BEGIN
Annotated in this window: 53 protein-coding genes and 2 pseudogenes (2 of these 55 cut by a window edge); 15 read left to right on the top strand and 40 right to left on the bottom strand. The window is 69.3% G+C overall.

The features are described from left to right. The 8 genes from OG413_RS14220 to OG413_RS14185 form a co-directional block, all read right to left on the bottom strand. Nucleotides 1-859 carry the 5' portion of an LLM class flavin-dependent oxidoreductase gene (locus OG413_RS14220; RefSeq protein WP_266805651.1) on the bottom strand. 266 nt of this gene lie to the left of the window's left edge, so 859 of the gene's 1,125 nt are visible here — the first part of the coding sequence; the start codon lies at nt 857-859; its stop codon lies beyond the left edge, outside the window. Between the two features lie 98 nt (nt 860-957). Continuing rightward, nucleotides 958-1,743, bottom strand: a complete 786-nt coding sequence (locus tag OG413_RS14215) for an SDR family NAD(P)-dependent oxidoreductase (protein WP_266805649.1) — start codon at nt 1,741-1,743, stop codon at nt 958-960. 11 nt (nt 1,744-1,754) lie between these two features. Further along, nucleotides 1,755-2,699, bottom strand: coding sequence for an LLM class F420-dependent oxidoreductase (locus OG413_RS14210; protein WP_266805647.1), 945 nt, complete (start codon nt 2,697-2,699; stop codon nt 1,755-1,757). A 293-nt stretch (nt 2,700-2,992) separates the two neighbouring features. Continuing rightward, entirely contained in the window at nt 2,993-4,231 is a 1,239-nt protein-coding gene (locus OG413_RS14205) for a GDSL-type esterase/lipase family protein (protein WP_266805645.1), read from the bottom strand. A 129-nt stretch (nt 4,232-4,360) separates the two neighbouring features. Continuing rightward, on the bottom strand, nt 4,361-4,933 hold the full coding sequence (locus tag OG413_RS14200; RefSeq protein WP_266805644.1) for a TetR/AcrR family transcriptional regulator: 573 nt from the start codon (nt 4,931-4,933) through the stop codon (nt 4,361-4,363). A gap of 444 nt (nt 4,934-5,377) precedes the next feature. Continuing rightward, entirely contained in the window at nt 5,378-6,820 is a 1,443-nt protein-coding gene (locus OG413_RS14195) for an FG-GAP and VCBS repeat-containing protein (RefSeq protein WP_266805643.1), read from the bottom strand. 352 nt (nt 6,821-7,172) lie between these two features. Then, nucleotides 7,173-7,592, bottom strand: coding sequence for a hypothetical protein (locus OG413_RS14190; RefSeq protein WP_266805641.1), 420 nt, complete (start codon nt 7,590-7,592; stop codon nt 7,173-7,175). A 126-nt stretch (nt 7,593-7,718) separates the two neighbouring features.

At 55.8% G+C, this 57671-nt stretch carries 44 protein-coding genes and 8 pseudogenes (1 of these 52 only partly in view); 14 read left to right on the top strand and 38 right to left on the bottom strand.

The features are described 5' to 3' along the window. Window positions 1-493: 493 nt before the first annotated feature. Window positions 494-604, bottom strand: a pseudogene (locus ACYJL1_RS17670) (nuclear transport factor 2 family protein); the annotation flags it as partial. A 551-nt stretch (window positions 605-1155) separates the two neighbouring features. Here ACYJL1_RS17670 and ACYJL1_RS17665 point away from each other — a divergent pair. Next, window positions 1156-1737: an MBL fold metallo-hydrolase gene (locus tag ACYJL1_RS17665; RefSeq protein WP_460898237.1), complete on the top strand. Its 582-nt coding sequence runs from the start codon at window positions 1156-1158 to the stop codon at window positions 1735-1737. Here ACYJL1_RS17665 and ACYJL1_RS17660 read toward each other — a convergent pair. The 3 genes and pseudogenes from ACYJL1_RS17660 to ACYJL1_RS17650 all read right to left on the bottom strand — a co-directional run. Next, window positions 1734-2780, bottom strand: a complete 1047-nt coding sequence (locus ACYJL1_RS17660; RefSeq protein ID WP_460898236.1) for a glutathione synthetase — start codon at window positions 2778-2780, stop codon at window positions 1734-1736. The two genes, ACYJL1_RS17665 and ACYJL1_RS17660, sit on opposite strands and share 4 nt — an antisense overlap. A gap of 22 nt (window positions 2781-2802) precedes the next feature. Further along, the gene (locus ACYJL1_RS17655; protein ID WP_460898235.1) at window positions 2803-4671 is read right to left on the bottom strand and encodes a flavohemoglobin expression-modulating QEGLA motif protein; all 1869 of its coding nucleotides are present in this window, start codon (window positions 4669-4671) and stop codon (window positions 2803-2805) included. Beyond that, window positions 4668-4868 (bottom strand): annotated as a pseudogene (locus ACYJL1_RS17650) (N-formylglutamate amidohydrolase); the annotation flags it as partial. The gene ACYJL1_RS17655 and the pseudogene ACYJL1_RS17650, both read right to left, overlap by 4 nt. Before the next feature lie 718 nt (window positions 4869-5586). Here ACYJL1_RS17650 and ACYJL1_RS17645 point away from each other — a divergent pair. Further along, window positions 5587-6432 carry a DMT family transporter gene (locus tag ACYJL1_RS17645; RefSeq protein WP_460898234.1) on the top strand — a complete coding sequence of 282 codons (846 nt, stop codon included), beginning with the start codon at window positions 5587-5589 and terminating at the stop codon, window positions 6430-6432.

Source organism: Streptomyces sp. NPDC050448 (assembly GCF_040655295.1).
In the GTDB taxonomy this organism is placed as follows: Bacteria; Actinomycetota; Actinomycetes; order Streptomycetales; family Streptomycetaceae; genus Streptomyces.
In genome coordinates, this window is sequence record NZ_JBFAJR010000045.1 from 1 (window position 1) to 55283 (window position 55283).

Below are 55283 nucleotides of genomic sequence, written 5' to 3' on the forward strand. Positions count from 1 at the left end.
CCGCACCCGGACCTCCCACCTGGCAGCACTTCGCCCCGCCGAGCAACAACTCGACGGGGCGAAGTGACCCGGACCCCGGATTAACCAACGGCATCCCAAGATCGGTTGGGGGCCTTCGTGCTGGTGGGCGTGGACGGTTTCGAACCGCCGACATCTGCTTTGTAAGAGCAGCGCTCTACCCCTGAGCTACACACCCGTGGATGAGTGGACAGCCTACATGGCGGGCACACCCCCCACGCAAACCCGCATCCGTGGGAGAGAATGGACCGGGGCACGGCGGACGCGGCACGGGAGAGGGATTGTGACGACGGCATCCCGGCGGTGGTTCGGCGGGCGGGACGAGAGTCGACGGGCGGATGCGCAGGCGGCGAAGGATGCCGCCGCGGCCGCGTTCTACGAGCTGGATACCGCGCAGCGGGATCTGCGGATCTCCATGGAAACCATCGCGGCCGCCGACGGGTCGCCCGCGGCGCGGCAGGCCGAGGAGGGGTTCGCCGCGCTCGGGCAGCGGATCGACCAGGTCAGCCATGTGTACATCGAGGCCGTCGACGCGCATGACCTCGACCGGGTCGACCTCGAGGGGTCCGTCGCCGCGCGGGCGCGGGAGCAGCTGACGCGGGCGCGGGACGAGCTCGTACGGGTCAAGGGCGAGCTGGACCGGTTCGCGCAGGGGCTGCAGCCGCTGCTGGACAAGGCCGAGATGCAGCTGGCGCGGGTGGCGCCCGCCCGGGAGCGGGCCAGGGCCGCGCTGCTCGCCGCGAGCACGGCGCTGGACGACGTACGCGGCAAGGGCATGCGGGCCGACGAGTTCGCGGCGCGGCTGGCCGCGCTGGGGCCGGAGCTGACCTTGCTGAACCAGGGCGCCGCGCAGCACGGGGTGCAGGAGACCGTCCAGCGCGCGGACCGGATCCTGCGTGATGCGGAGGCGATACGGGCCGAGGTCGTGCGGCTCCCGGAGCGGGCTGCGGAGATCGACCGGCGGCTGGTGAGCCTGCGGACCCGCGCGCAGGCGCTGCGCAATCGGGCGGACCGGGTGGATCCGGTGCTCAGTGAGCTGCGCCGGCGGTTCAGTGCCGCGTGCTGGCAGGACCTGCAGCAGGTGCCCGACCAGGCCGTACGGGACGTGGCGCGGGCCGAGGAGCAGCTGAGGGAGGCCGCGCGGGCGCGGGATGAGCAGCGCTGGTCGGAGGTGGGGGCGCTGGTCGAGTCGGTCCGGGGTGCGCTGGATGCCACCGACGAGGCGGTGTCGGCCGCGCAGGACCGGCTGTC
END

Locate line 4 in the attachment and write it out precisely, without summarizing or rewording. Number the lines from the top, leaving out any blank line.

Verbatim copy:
The features are described 5' to 3' along the window. Window positions 1-493: 493 nt before the first annotated feature. Window positions 494-604, bottom strand: a pseudogene (locus ACYJL1_RS17670) (nuclear transport factor 2 family protein); the annotation flags it as partial. A 551-nt stretch (window positions 605-1155) separates the two neighbouring features. Here ACYJL1_RS17670 and ACYJL1_RS17665 point away from each other — a divergent pair. Next, window positions 1156-1737: an MBL fold metallo-hydrolase gene (locus tag ACYJL1_RS17665; RefSeq protein WP_460898237.1), complete on the top strand. Its 582-nt coding sequence runs from the start codon at window positions 1156-1158 to the stop codon at window positions 1735-1737. Here ACYJL1_RS17665 and ACYJL1_RS17660 read toward each other — a convergent pair. The 3 genes and pseudogenes from ACYJL1_RS17660 to ACYJL1_RS17650 all read right to left on the bottom strand — a co-directional run. Next, window positions 1734-2780, bottom strand: a complete 1047-nt coding sequence (locus ACYJL1_RS17660; RefSeq protein ID WP_460898236.1) for a glutathione synthetase — start codon at window positions 2778-2780, stop codon at window positions 1734-1736. The two genes, ACYJL1_RS17665 and ACYJL1_RS17660, sit on opposite strands and share 4 nt — an antisense overlap. A gap of 22 nt (window positions 2781-2802) precedes the next feature. Further along, the gene (locus ACYJL1_RS17655; protein ID WP_460898235.1) at window positions 2803-4671 is read right to left on the bottom strand and encodes a flavohemoglobin expression-modulating QEGLA motif protein; all 1869 of its coding nucleotides are present in this window, start codon (window positions 4669-4671) and stop codon (window positions 2803-2805) included. Beyond that, window positions 4668-4868 (bottom strand): annotated as a pseudogene (locus ACYJL1_RS17650) (N-formylglutamate amidohydrolase); the annotation flags it as partial. The gene ACYJL1_RS17655 and the pseudogene ACYJL1_RS17650, both read right to left, overlap by 4 nt. Before the next feature lie 718 nt (window positions 4869-5586). Here ACYJL1_RS17650 and ACYJL1_RS17645 point away from each other — a divergent pair. Further along, window positions 5587-6432 carry a DMT family transporter gene (locus tag ACYJL1_RS17645; RefSeq protein WP_460898234.1) on the top strand — a complete coding sequence of 282 codons (846 nt, stop codon included), beginning with the start codon at window positions 5587-5589 and terminating at the stop codon, window positions 6430-6432.